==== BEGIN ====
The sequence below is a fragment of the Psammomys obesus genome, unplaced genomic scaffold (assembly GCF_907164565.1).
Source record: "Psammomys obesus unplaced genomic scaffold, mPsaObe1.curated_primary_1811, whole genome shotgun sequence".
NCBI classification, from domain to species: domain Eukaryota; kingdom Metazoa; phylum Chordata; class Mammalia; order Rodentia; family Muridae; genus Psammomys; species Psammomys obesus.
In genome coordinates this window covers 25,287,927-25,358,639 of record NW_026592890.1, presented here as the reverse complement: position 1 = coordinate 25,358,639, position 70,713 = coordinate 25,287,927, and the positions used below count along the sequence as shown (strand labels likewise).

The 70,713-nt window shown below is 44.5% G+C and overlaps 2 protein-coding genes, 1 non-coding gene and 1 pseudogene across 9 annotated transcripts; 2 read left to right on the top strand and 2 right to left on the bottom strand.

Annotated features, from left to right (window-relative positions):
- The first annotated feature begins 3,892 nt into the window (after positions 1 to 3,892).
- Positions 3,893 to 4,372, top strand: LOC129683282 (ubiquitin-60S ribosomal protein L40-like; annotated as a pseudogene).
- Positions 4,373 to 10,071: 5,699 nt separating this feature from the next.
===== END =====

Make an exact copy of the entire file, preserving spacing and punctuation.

The sequence below is a fragment of the Psammomys obesus genome, unplaced genomic scaffold (assembly GCF_907164565.1).
Source record: "Psammomys obesus unplaced genomic scaffold, mPsaObe1.curated_primary_1811, whole genome shotgun sequence".
NCBI classification, from domain to species: domain Eukaryota; kingdom Metazoa; phylum Chordata; class Mammalia; order Rodentia; family Muridae; genus Psammomys; species Psammomys obesus.
In genome coordinates this window covers 25,287,927-25,358,639 of record NW_026592890.1, presented here as the reverse complement: position 1 = coordinate 25,358,639, position 70,713 = coordinate 25,287,927, and the positions used below count along the sequence as shown (strand labels likewise).

The 70,713-nt window shown below is 44.5% G+C and overlaps 2 protein-coding genes, 1 non-coding gene and 1 pseudogene across 9 annotated transcripts; 2 read left to right on the top strand and 2 right to left on the bottom strand.

Annotated features, from left to right (window-relative positions):
- The first annotated feature begins 3,892 nt into the window (after positions 1 to 3,892).
- Positions 3,893 to 4,372, top strand: LOC129683282 (ubiquitin-60S ribosomal protein L40-like; annotated as a pseudogene).
- Positions 4,373 to 10,071: 5,699 nt separating this feature from the next.